1 volume, 20 cm., 94 leaves, with 190 pages of content. Illustrated.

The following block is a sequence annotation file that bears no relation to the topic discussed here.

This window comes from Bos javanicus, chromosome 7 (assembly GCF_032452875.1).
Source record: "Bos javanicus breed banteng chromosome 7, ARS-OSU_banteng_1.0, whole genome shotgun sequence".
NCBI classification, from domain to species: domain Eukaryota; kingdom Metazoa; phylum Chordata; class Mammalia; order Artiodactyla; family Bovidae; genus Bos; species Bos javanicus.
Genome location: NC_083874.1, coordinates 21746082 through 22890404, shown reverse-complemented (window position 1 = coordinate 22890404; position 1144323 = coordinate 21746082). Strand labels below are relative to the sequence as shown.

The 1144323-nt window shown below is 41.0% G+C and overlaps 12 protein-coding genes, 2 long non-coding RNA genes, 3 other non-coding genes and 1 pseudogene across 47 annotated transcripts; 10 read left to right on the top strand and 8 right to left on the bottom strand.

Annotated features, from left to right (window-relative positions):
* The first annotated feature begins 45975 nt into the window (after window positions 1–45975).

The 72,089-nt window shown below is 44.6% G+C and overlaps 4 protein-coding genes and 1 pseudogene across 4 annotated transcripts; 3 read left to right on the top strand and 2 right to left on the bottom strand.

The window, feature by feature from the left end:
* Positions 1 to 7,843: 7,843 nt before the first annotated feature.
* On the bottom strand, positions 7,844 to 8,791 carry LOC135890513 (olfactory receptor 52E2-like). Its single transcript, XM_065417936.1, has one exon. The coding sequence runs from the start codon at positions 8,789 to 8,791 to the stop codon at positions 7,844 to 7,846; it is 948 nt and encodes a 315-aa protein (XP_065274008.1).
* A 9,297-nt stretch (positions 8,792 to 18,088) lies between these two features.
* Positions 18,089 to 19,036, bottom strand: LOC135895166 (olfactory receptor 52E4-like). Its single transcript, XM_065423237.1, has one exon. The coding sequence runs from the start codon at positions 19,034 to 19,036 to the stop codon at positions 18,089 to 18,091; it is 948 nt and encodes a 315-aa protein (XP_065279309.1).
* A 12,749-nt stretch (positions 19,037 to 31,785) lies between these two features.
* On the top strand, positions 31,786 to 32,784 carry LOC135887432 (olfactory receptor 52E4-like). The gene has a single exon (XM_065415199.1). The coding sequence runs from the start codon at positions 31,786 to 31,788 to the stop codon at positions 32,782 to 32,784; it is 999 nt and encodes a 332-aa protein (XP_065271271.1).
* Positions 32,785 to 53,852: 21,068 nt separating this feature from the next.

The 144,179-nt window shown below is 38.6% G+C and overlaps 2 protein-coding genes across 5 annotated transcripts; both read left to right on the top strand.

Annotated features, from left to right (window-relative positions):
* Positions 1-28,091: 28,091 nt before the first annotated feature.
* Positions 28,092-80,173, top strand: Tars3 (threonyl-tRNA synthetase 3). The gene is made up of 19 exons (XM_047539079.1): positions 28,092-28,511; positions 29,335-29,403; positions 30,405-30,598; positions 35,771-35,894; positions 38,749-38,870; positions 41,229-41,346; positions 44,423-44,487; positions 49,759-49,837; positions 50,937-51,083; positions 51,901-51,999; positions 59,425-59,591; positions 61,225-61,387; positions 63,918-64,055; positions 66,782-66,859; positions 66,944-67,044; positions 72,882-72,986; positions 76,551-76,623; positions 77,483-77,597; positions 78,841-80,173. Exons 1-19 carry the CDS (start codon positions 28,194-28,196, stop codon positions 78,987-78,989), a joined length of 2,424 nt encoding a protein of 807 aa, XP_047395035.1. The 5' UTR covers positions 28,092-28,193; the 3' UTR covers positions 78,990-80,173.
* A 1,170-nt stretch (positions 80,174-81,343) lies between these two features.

The volume contains regular dated entries from 31 December 1931 to 31 March 1932. These entries are typically on the rectos of the leaves, and often consist of lists of contemporaneous events derived, presumably, from the day's newspapers. There is a clear emphasis on the tragic, from incidental crime to wars and disasters. The versos of the leaves generally contain text and drawings relating to older events, going back to the First World War. Many of these are dated, to the 'teens and 20s. This material may have been copied from earlier volumes of the author's journals, or it may be original to this volume. The author touches on the rationale for this organization on 1r, with characteristic sarcasm: "This litle book is started on the last day of the old year so that, the author shall refresh his mind on the stupendous progress of this country in science and art and religion and humanity and all the blessings that a government of the people can confer on its citizens also its extraordinary freedom from the outrages of monarchical rule exemplified by the total absence of such crimes as lynching, bootlegging, racketeering, bombing . . . . Every second page in this volume reveals our rapid advance in culture and I trust the perusal thereof will drive from your mind any foul thoughts of our beloved president or his ideal advisers or his patriotic cabinet . . . ."